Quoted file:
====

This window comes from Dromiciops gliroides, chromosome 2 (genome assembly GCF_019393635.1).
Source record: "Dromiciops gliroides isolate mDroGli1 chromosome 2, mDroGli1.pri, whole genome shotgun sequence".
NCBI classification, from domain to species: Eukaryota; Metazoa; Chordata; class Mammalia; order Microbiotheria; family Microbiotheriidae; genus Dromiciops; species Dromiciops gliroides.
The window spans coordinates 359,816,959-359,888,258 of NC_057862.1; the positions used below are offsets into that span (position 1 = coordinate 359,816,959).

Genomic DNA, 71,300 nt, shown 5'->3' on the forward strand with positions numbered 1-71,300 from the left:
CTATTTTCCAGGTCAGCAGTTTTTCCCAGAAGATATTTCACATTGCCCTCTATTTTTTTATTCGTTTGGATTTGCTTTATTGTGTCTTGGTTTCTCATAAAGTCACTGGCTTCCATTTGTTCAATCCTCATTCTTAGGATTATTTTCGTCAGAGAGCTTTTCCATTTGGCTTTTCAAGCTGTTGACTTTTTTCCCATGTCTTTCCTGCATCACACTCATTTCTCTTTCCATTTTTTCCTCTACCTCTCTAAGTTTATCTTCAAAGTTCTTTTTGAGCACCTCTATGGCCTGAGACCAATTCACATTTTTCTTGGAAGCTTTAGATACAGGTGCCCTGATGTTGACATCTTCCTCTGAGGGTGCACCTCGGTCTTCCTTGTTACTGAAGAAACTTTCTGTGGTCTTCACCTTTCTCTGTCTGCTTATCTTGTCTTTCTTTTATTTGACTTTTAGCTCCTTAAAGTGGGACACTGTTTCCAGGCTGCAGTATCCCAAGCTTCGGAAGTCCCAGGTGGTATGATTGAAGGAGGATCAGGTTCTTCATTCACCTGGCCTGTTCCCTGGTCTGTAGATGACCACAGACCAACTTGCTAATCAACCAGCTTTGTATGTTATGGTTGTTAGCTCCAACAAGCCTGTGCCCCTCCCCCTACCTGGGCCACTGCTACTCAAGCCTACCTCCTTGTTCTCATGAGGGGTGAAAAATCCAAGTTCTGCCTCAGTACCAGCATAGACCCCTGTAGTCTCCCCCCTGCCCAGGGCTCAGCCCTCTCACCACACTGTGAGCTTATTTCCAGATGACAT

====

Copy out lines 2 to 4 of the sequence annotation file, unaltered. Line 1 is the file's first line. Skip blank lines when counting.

Source record: "Dromiciops gliroides isolate mDroGli1 chromosome 2, mDroGli1.pri, whole genome shotgun sequence".
NCBI classification, from domain to species: Eukaryota; Metazoa; Chordata; class Mammalia; order Microbiotheria; family Microbiotheriidae; genus Dromiciops; species Dromiciops gliroides.
The window spans coordinates 359,816,959-359,888,258 of NC_057862.1; the positions used below are offsets into that span (position 1 = coordinate 359,816,959).